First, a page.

Dealing with difficult times – FAQs
18 March 2020
The effect of the coronavirus pandemic has already been massive. The media has been full of stories about the difficulties being faced by certain industries, for example airlines and hospitality, and although some industries are being hit harder than others, the effects are being felt across all sectors. Probably the only businesses who stand to gain are insolvency practitioners!
We have been inundated with calls from clients on how they can try to protect their businesses from this completely unexpected and often unprecedented downturn in their incomes. For most businesses, staff costs are their biggest overhead, so it is unfortunate but inevitable that this is an area where employers will look to make savings.
We set out below some of the questions which we have been asked and have tried to answer those in generic terms. Clearly, each situation is different, and employers really need to take advice on their specific situation – do get in touch if we can help.
If the Government tells businesses to close and their employees are not able to work from home, for example in hospitality or retail, is the business still liable to pay their employees?
In short, yes. The Government has not yet told any businesses to close, but that might well come. If they did, then it would depend on the reason and length of the closure. If it is a long closure, then it may be a redundancy situation. The employer would be responsible for the payments owing to the employee. The Government has talked about help for employers, but the details of that have not yet been provided.
Can a business simply require its employees to take an unpaid holiday until the crisis is over?
Employees have a right to be paid, and, unless there is a specific provision in the contract regarding laying people off (which is relatively unusual), then an employer cannot force employees to take a period of unpaid leave. However, in the current unusual and extreme circumstances it may well be that employees would agree to take a period of unpaid leave, as the alternative may be redundancies or the total failure of the business. We all hope that the current pandemic will be relatively short lived, so many employees may well feel that a period of unpaid leave is the lesser of the evils.
Can a business simply require its employees to take a pay cut?
An employee is entitled to be paid in accordance with the terms of their contract of employment. For some people that pay will vary, such as where there are commission payments, in which case their pay may well reduce anyway as the volume of business reduces. However, for those on fixed wages, they have the right to be paid irrespective of the employer’s difficulties. However, as per our answer above, employees may well agree to take a reduction in pay in exchange for a reduction in hours, eg for a 5 day a week worker, you could propose that they go to 3 days a week and take a 40% pay cut. Again, in the current circumstances, employees may well agree to this. If they do, then the change should be confirmed in writing, and should also be kept under review. In our experience (and we had similar issues when the recession hit in 2008), employees will accept sensible reductions, provided they are for a reasonable time. Clearly no one knows how long the crisis will continue, but possibly an initial period of 3 months, with regular reviews, might be sensible.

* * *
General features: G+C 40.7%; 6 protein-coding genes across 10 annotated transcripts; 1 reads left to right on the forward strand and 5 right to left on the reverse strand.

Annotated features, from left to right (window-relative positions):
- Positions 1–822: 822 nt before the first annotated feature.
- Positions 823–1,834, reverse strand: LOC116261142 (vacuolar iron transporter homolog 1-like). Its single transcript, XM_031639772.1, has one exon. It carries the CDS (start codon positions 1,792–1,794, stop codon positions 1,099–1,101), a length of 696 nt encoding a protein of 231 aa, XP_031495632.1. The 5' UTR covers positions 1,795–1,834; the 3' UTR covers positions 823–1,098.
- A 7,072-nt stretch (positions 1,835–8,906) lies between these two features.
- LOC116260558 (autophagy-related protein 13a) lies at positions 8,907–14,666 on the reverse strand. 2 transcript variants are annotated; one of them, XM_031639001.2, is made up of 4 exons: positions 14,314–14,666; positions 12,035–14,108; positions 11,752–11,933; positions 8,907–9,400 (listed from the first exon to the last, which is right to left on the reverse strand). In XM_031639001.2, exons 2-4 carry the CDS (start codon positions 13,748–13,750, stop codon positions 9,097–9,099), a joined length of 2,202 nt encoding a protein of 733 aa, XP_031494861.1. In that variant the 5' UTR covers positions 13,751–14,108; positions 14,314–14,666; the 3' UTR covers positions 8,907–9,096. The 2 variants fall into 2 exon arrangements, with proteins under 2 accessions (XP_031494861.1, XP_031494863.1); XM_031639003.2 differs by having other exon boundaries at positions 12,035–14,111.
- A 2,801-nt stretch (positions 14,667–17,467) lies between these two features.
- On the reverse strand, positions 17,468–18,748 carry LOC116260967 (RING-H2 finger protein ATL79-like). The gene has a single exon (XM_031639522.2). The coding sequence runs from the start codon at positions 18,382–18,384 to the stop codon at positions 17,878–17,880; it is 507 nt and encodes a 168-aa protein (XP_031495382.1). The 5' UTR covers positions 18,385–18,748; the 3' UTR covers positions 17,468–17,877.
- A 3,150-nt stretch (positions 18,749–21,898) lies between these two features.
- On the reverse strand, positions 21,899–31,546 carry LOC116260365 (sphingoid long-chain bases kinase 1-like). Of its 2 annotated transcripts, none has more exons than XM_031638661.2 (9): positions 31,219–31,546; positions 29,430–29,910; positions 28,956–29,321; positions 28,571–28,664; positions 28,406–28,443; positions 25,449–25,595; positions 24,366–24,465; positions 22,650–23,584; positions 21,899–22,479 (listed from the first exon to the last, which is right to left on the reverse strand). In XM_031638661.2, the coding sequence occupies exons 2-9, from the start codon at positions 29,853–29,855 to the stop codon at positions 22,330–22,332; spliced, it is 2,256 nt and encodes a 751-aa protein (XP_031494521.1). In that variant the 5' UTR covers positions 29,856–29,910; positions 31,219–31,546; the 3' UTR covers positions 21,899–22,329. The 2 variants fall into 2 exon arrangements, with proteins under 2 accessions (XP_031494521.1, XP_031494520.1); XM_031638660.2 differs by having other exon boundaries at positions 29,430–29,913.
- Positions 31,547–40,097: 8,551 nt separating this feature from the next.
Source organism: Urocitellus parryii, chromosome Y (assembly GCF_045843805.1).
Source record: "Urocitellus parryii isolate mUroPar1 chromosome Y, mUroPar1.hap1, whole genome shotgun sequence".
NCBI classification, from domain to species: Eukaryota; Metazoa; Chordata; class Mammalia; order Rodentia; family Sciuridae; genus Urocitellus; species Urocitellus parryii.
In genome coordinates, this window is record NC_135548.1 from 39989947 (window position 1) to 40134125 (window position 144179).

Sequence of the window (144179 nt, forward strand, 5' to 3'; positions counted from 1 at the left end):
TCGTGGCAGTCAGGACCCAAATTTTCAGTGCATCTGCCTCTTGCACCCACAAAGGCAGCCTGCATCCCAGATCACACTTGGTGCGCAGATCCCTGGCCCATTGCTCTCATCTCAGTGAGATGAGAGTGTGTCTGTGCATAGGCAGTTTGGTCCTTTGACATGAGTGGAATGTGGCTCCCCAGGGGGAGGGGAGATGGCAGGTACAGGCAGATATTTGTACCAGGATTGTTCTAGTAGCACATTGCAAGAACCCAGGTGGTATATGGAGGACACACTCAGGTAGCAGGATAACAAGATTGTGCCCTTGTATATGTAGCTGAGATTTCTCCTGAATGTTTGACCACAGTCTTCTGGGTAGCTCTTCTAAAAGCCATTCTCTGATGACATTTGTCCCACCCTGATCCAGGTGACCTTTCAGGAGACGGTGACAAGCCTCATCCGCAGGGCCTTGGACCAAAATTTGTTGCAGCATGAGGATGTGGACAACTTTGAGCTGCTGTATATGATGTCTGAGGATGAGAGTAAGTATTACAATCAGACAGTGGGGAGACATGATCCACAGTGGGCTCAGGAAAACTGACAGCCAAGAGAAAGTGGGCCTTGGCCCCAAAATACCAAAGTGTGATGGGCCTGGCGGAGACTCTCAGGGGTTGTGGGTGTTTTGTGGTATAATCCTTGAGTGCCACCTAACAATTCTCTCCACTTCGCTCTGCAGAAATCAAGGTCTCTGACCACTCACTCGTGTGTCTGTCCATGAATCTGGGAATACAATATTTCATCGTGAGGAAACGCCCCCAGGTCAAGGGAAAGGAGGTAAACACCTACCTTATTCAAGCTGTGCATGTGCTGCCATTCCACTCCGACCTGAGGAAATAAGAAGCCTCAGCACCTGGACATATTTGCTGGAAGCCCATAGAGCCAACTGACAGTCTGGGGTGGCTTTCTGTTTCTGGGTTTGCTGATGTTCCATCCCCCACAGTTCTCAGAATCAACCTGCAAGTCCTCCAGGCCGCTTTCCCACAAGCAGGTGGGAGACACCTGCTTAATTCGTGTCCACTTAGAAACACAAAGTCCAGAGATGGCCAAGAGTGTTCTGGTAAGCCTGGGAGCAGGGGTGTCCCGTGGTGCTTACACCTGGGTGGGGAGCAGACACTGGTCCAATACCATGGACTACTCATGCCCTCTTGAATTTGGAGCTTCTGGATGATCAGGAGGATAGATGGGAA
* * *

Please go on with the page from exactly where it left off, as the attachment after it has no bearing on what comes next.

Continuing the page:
If the Government says businesses must close and businesses cannot afford to keep staff on, what happens regarding redundancy and the normal need for consultation?
This is a redundancy situation, and the normal rules about selecting people and consulting with individuals will apply. If employers do not follow that procedure, then, for employees who qualify by having 2 years’ service, they risk claims of unfair dismissal. We would hope that Employment Tribunals hearing the cases would look sympathetically on employers in these exceptional circumstances, but there can of course be no guarantee of that.
In addition to individuals’ rights, collective consultation rights will apply if the business is proposing to dismiss 20 or more people within a 90 day period. If that is the case, employers should follow a collective consultation process and file an HR1 form. We can advise in more detail on the requirements – please get in touch if you need assistance with this.
We know that this is a very worrying time for businesses, and we are here to try to help guide our clients through this difficult time. We are also aware that the situation is changing on an almost hour by hour basis, so do always check the up to date position.
If you are dealing with difficult times in your organisation, then we can help. Please call us on 01243 836840 for a no obligation chat, or email us at [email protected].